How to Be a Better Brand Spokesperson Than Mark Zuckerberg

Recently, during a live stream of Facebook’s weekly internal Q&A meeting, Mark Zuckerberg shared, “I do such a bad job at interviews.” When the CEO of a company with a market cap of over $500 billion admits that he does a poor job at press interviews, it makes you wonder: What makes for a good brand spokesperson?

Recently, during a live stream of Facebook’s weekly internal Q&A meeting, Mark Zuckerberg shared, “I do such a bad job at interviews.” When the CEO of a company with a market cap of over $500 billion admits that he does a poor job at press interviews, it makes you wonder: What makes for a good interview?

For starters, the quality of an interview should be judged from both the perspective of the interview subject (and their company) as well as the reporter (and their publication). I’ve worked with dozens of spokespeople over the years and have facilitated good, bad and, quite frankly, ugly interviews.

The likelihood of a good interview increases greatly if you identify spokespeople with certain innate qualities. Good interviews are also the result of proper preparation and training.

4 Requirements of Good Brand Spokespeople

Whether a company is big or small, there should be an arsenal of spokespeople to cover a variety of topics that will boost the corporate reputation. The best place to begin selecting your spokespeople is with these four requirements: interest, availability, knowledge, and title.

Interest

If a spokesperson isn’t interested in participating in interviews or doesn’t see the value, then guess what? They won’t be good at them. Public relations teams should educate their spokespeople on PR goals and share examples and results, especially over time, to maintain interest.

Availability

In the digital and social media age, the news cycle is rapid. If a spokesperson can’t respond within minutes or hours, they will miss out on opportunities.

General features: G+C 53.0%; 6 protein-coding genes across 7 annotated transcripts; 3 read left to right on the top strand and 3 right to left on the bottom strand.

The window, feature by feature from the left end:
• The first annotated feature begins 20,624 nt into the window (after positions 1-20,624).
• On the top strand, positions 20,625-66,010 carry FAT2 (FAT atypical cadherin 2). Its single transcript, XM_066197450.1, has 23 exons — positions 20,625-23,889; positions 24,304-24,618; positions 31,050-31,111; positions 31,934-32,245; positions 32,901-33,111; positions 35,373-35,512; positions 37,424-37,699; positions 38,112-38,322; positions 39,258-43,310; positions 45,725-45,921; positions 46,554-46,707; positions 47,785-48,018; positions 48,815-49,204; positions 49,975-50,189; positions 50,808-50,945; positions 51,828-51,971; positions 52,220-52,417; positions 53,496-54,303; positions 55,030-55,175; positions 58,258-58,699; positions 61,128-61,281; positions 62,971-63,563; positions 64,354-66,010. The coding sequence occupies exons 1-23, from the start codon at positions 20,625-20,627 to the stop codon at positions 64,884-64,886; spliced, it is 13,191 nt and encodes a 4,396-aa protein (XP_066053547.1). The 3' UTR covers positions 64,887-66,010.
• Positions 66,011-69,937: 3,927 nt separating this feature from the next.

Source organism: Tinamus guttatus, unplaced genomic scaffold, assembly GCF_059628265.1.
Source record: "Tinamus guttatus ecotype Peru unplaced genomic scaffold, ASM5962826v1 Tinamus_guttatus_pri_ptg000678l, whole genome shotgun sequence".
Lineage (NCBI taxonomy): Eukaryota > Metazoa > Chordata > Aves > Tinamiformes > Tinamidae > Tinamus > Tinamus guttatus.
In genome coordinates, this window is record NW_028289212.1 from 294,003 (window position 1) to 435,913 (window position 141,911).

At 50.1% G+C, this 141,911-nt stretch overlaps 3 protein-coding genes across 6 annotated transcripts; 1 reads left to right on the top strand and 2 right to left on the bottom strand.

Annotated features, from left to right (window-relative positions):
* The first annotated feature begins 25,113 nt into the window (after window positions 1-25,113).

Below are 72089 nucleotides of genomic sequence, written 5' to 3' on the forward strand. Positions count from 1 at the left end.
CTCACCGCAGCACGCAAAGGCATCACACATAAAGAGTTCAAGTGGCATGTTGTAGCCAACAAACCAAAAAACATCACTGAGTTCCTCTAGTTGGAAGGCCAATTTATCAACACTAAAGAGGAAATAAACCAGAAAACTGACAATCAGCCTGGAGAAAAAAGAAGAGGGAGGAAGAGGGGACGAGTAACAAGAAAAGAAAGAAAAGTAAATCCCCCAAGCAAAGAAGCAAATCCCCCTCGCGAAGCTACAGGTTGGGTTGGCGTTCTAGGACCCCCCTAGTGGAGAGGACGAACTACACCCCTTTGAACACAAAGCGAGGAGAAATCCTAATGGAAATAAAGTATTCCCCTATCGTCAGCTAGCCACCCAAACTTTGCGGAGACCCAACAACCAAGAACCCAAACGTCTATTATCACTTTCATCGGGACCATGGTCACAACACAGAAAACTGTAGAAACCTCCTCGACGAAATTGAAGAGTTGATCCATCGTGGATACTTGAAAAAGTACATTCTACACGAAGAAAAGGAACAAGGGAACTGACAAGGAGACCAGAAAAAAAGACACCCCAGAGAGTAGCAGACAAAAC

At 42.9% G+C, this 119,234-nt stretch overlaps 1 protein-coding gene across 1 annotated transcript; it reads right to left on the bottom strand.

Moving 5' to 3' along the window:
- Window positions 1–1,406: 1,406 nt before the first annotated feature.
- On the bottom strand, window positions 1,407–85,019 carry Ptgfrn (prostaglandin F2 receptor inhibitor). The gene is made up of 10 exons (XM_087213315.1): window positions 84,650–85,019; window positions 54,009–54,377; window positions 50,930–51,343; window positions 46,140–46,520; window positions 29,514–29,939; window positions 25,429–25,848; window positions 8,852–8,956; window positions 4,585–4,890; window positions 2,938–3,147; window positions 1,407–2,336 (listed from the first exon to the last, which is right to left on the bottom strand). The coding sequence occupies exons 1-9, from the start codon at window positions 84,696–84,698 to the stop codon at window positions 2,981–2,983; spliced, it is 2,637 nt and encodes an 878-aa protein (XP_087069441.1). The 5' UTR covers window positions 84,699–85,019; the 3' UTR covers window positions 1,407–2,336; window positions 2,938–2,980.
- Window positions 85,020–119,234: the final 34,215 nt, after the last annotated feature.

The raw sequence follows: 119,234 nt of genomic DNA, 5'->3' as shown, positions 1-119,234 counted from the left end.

Don’t assume travel means a spokesperson isn’t available. I’ve worked with colleagues who are road warriors, but make the time for interviews from airports, hotels, and cars. I’ve even done chat and email interviews with spokespeople who are in-flight.

Knowledge

An interview is an opportunity to share knowledge specific to a story topic. If a spokesperson doesn’t know what they’re talking about, they make themselves and their company look bad. A brand spokesperson should be a subject matter expert and, in partnership with the PR team, the interviewee should do additional research ahead of time.

Title

Not all brand spokespeople are created equal in the eyes of the press. Certain roles and titles garner more media interest than others. More often than not, reporters prefer the opportunity to speak to a CEO or other member of the C-suite. It’s very difficult to get a reporter excited about speaking to a sales leader.

Going From Good to Great

Now that you’ve got someone who is a willing participant and knows what they’re talking about, there are a number of other factors that will make for an engaging and valuable interview, for both the company and the publication.

Unique and Timely POV

Contrarian and provocative points of view make for more interesting stories and help reporters provide a balance of ideas. A brand interviewee should be able to speak to relevant and timely matters, and provide perspective on what’s to come.

Sincerity

A good brand spokesperson, much like a good politician, is likeable, genuine, and sincere. When Mark Zuckerberg sat down with CNN in March 2018, following Facebook’s Cambridge Analytica scandal, he was robotic and dodged a lot of the issues, as noted by the BBC.

Clarity

Interviews can last a few minutes or hours. However, that doesn’t mean a brand spokesperson should ramble. It’s important to be clear and concise. The best spokespeople repeat their key points and pause periodically to allow reporters to ask follow-up questions. Training and preparation provide an opportunity to pinpoint key messages and practice concise delivery.

Good Judgment

Even with extensive preparation and a public relations representative facilitating an interview, there’s onus on the brand spokesperson to exercise good judgment when asked a tough question, or in general. Elon Musk’s erratic behavior in interviews and with the media makes him a liability, not an asset, when it comes to interviews.

Open to Feedback

There’s always room for improvement, when it comes to interviews. Feedback, during the pre-interview prep work and post-interview, is critically important for a successful partnership between the brand spokesperson and the PR team.

Empathy